Brownes sale secures market in hungry China
WA dairy farmers hope the sale of Brownes to Chinese interests will put a floor under prices and help the industry grow.
Archer Capital announced yesterday it had sold WA’s oldest dairy to a consortium led by Chinese dairy giant Shanghai Ground Food Tech.
The new owners want to restart cheese production to meet demand in the Middle Kingdom.
WA Farmers dairy section president Michael Partridge said ownership by a Chinese dairy company would provide direct access into a fast-growing market.
Stronger demand for milk would naturally lead to more favourable and competitive contract conditions for suppliers.
“The new owner is talking about growth and talking about producing cheese, which is necessary in helping WA balance its supply throughout the seasons, which has been among our major challenges,” Mr Partridge said.
“This is not just good for Brownes’ suppliers but good for the whole industry and could set the foundation for sustainable growth.”
Brownes owns a cheese factory at Brunswick but it has been operating well below capacity for several years because it became unprofitable to manufacture big amounts and there were environmental issues with disposing of the whey.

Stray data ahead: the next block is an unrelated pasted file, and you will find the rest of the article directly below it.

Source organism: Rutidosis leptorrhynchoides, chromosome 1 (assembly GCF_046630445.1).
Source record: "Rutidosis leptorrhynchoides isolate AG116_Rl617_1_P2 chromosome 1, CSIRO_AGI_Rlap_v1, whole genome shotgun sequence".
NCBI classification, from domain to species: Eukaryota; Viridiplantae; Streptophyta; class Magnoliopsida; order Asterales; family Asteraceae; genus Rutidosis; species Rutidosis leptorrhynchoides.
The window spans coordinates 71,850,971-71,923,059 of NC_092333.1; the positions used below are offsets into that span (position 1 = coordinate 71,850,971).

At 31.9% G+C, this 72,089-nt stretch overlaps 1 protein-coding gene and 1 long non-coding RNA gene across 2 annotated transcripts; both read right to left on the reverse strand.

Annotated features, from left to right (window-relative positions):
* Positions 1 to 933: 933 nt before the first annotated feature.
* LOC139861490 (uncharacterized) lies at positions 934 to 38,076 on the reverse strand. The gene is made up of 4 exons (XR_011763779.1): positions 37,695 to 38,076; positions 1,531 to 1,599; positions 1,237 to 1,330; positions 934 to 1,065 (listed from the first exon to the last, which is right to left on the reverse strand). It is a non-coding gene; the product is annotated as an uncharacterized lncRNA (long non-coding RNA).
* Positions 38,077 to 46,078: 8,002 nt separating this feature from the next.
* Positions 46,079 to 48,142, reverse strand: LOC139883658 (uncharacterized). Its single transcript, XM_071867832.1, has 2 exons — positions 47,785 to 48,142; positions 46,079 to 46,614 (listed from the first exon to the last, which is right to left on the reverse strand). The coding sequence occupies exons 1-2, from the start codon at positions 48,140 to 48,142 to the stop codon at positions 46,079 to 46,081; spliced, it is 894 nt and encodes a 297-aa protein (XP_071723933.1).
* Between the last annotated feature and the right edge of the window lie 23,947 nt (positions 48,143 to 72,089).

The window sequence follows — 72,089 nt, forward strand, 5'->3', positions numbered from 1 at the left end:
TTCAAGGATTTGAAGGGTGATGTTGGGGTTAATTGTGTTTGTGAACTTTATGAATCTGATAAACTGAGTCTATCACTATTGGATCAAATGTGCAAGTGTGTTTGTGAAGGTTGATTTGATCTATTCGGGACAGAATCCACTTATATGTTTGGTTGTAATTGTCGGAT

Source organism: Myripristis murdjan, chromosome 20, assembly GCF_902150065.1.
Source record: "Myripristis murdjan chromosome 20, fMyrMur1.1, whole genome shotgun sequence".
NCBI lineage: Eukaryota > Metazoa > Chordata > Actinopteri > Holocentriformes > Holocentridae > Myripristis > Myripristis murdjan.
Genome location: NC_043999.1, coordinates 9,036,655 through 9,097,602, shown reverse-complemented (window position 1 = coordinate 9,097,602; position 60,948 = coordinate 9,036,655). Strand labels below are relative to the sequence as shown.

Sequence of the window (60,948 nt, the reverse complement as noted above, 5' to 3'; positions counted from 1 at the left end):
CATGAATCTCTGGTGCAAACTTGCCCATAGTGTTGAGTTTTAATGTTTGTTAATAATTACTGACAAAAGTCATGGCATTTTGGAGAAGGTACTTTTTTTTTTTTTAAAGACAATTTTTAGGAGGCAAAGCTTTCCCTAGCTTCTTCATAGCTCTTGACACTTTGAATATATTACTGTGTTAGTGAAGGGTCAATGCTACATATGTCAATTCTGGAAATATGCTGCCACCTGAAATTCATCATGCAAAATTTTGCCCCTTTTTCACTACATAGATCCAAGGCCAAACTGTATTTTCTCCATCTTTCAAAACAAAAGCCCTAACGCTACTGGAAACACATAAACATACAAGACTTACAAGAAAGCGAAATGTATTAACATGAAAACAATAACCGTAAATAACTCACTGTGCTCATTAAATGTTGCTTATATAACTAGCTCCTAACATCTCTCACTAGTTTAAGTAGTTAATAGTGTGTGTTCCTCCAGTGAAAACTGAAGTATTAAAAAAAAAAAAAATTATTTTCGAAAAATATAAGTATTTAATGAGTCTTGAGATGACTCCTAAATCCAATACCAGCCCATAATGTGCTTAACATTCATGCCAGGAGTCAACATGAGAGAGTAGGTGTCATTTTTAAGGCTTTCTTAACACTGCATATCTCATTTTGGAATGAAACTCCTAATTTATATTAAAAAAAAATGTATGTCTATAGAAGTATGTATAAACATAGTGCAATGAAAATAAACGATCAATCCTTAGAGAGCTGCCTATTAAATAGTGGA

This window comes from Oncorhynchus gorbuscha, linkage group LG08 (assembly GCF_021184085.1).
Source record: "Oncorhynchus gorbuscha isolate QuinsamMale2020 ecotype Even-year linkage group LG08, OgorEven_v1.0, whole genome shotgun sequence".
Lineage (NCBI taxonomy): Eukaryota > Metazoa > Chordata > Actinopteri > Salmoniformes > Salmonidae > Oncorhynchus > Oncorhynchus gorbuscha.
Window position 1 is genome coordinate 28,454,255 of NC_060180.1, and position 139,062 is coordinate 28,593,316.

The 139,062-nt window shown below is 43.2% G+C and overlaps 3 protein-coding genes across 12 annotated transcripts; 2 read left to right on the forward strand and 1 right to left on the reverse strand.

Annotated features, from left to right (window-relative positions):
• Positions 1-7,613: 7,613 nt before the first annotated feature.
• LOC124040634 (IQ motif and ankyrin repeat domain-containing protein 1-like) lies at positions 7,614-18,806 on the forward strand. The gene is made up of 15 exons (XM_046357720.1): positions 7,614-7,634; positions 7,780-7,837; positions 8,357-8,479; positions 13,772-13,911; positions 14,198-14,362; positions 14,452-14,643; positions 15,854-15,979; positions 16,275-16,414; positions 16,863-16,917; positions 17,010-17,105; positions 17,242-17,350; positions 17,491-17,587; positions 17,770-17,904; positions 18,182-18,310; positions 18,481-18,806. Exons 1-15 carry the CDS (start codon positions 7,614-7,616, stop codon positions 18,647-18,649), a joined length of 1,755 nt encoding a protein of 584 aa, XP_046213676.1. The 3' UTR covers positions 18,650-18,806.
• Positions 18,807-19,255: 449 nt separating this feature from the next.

Brownes’ managing director Tony Girgis told staff yesterday that he would remain as boss of the 130-year-old dairy, which employs about 280 people and is WA’s biggest producer of milk and cream and second-biggest producer of yoghurt.
He said there would be no job losses and that the new owners had “a track record of growing and strengthening similar businesses and have affirmed their commitment to doing likewise with Brownes”.
Archer Capital partner Jeffrey Lim said the Chinese were attracted by Brownes’ strong market position in WA, its brand recognition and reputation for producing the highest quality, locally sourced dairy products.
“Integral to the final outcome was finding a buyer with proven industry experience and a record of operating and growing similar businesses,” Mr Lim said.
Brownes said the deal meant the brand would “remain an integral part of the WA dairy industry for generations to come, while creating access to emerging overseas markets and the potential for new product development”.
“The consortium was highly attracted to the Brownes Dairy business and operations, its heritage and long history, and the possibilities Brownes offers to grow the Western Australian dairy industry given its strong geographic location on the doorstep to Asia,” Brownes said.
WA’s oldest dairy Brownes is looking to grow exports after its sale to Chinese dairy giant Shanghai Ground Food Tech.
Brownes chief Tony Girgis.